The key Eastern Cluster of the North-South Expressway venture has run aground, prompting the Ministry of Transport to reconsider investment scenarios to improve the bankability of each component project
with new alternatives opening and closing the doors for private investment.
The North-South Expressway will stretch over an impressive 2,100km
The Ministry of Finance (MoF) has raised concerns over the limited state funding for the development of the vital national transport project after the proposal of the Ministry of Transport (MoT) to transform three of the eight public-private partnership (PPP) sections into public investment projects.
“If approved, the number of totally state-funded sections will jump from three to six, thus increasing total investment and site clearance costs to VND54.36 trillion ($2.36 billion),” the MoF said in a recent report to the government.
Meanwhile, the country’s mid-term public investment fund approved by the National Assembly (NA) is VND55 trillion ($2.39 billion). This means that there will be no funding left for the five remaining PPP sections in the 2016-2020 period. Moreover, up to now, VND16.59 trillion ($721.3 million) has been allocated for the project, with only VND6.8 trillion ($295.65 million) disbursed, which makes it unlikely that the remaining VND37.77 trillion ($1.64 billion) will be allocated and all the funds can be disbursed during this period.
The MoF’s concern is reasonable amid the current state budget constraints, although the MoT made the proposal to speed up the three PPP sections. At a recent meeting, the government agreed to the proposal in principle, but it needs to secure the NA’s approval before the projects can be kicked off in August.
This means that the MoT’s proposal – the first of three scenarios – proves less effective in raising the bankability of the projects. Although the MoT has built second and third scenarios, they are also less feasible.
As per the second scenario, the MoT proposes to transform the eight PPP sections into public investment projects, and then transfer the operation rights under operation and maintenance contracts to investors to make returns on the investment. This plan is not bankable because, according to analysis by the MoF, it is already difficult for the state coffers to arrange funding for the proposed three PPPs.
“If the first scenario is approved, the room for private investors will be narrowed, as fewer projects will be available to the same number of players. If the second scenario is selected, there will be no opportunities left at all,” Le Net, lawyer at LNT & Partners, told VIR. Recently, the Ministry of Defence has proposed the prime minister to add its Truong Son Construction Corporation to the priority list of direct contracting to develop the three PPP sections, while the names of many other powerful construction firms under this ministry were also put forward.
This makes competition fiercer for construction giants such as Vinaconex, Deo Ca Group, and Tasco JSC.
If the third scenario gets the green light, both domestic private and foreign investors will have more opportunities and maybe international giants such as Daewoo, Lotte, and Hyundai can rejoin the race. However, this scenario comes with several risks as project development would depend heavily on the results of bidding to select capable investors. If investors cannot mobilise funding, the whole project could be thrown in jeopardy.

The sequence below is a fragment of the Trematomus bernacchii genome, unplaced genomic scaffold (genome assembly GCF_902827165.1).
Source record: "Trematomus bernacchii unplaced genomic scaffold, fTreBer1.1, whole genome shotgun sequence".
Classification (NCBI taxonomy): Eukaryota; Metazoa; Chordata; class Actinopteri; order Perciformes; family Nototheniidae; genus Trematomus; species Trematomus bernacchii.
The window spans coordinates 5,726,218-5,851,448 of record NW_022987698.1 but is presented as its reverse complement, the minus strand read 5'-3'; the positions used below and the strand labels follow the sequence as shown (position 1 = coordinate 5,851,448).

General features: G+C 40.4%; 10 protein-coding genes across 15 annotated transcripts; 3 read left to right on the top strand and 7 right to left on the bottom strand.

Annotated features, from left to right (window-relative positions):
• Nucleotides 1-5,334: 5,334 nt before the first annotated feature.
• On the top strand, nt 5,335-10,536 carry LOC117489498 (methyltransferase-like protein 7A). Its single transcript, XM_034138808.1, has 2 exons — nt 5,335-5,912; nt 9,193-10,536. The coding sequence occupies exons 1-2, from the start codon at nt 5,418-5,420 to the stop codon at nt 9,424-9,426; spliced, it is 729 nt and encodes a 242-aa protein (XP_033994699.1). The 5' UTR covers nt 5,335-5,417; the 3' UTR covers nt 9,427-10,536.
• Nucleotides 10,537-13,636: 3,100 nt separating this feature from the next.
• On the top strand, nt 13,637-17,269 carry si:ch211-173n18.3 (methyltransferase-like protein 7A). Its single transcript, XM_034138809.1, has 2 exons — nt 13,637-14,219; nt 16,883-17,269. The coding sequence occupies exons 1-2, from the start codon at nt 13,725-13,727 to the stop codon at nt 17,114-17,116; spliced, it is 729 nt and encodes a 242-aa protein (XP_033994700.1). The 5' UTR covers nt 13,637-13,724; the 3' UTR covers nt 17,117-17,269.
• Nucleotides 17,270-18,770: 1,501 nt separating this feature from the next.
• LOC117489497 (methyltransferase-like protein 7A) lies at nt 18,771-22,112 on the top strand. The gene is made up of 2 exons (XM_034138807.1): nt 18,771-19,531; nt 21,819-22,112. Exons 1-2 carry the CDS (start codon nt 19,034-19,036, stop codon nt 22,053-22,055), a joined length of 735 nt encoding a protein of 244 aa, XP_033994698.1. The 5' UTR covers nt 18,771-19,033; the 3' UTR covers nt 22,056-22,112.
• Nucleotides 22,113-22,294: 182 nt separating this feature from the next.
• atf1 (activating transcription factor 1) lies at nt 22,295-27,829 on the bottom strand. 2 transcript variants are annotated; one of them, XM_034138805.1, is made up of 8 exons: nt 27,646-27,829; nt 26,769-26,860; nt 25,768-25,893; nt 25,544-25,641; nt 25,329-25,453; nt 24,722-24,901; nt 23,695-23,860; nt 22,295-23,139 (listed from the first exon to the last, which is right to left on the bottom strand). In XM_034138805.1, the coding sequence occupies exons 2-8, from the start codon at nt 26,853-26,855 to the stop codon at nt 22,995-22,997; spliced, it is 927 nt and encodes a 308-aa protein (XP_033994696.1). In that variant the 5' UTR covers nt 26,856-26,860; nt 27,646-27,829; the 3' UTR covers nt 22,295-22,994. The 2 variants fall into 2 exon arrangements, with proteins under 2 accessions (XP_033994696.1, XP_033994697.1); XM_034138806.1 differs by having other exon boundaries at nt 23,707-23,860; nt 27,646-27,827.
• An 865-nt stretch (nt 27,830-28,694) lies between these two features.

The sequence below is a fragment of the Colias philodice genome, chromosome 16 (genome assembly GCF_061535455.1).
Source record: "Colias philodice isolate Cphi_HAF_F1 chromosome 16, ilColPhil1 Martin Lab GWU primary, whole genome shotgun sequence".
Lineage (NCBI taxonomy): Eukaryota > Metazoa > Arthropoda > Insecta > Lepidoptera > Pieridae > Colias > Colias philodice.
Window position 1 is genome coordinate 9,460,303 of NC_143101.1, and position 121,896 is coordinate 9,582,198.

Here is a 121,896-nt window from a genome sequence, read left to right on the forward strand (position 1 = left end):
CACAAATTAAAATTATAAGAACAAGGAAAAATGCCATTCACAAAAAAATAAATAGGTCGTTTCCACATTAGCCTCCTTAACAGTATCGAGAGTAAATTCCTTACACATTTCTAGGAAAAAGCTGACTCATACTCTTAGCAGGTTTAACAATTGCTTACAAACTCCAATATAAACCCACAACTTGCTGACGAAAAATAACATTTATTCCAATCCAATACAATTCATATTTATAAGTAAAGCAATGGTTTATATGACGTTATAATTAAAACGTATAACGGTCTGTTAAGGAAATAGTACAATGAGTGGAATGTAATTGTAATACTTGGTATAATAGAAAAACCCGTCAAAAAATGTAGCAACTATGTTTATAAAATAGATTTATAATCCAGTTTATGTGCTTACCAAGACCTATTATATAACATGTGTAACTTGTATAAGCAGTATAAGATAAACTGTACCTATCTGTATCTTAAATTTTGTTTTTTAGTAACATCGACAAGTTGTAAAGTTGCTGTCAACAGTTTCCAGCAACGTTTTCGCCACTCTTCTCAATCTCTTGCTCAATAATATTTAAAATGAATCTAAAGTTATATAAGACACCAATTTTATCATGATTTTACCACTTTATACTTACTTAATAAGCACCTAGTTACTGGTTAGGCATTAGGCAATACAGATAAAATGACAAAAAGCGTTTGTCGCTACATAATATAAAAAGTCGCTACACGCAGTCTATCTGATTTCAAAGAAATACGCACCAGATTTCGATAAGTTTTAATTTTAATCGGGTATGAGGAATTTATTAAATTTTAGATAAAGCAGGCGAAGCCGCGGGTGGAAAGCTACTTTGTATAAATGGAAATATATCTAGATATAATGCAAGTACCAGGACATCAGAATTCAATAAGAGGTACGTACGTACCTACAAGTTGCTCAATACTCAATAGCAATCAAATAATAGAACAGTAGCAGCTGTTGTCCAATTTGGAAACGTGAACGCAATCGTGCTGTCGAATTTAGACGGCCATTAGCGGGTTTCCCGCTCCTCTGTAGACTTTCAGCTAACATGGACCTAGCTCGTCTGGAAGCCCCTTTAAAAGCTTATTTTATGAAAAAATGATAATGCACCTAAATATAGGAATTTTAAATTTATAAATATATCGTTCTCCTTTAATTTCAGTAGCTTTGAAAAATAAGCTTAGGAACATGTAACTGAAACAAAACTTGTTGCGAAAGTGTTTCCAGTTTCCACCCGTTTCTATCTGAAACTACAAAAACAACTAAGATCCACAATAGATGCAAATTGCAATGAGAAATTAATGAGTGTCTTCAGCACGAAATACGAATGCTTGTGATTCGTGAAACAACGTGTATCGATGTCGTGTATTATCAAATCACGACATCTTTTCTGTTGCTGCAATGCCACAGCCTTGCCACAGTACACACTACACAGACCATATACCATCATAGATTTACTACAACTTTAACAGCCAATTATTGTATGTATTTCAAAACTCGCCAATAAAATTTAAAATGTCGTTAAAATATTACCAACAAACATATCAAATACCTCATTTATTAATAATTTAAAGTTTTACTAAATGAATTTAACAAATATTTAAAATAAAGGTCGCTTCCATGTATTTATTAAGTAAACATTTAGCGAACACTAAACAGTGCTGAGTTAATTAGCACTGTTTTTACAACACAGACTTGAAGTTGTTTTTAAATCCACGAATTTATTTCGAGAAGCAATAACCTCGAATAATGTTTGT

The North-South Expressway, which is set to cover 2,100 kilometres, costs VND118.71 trillion ($5.16 billion) and has 11 sub-projects (three of which will be state-funded), is tied down by limited funds allocated from the state budget and difficulties in mobilising private investment due to the lack of supporting legal framework. Both investors and lenders want a guarantee mechanism, minimum revenue commitments, and foreign exchange conversion guarantees – all of which are missing from current rules.
While the MoT had pinned high hopes on attracting private financiers to join the project by opening international bidding, it had to cancel this because of poor results in the international prequalification round and has been forced to cater to more capable domestic groups. Mobilisation of private investment has proved difficult, as lenders still hesitate to offer loans, making bankability an issue.
Build-operate-transfer (BOT) initiatives have been a controversial topic for years in Vietnam because of the high risk of losses and the lack of a completed legal framework and risking-sharing mechanisms. A series of BOT transport schemes with better financial plans than the eight PPP sections were stuck with credit, such as Huu Nghi-Chi Lang, Van Don-Mong Cai, and Trung Luong-My Thuan. Many of them even halted construction for up to two years due to difficulties in accessing loans.
To rouse investor and lender interest, all of these problems are required to be solved. Now most stakeholders are pinning high hopes on the draft law on PPP, which will likely be submitted to the NA for approval in May. VIR
Legal authority for approving in principle a Public-private Partnership (PPP) project would be given to the National Assembly or the Prime Minister, according to the bill on PPP investment being crafted by the Ministry of Investment and Planning.
Three component projects of the North-South Expressway master plan are expected to be shifted from the private-public partnership model to the public investment model.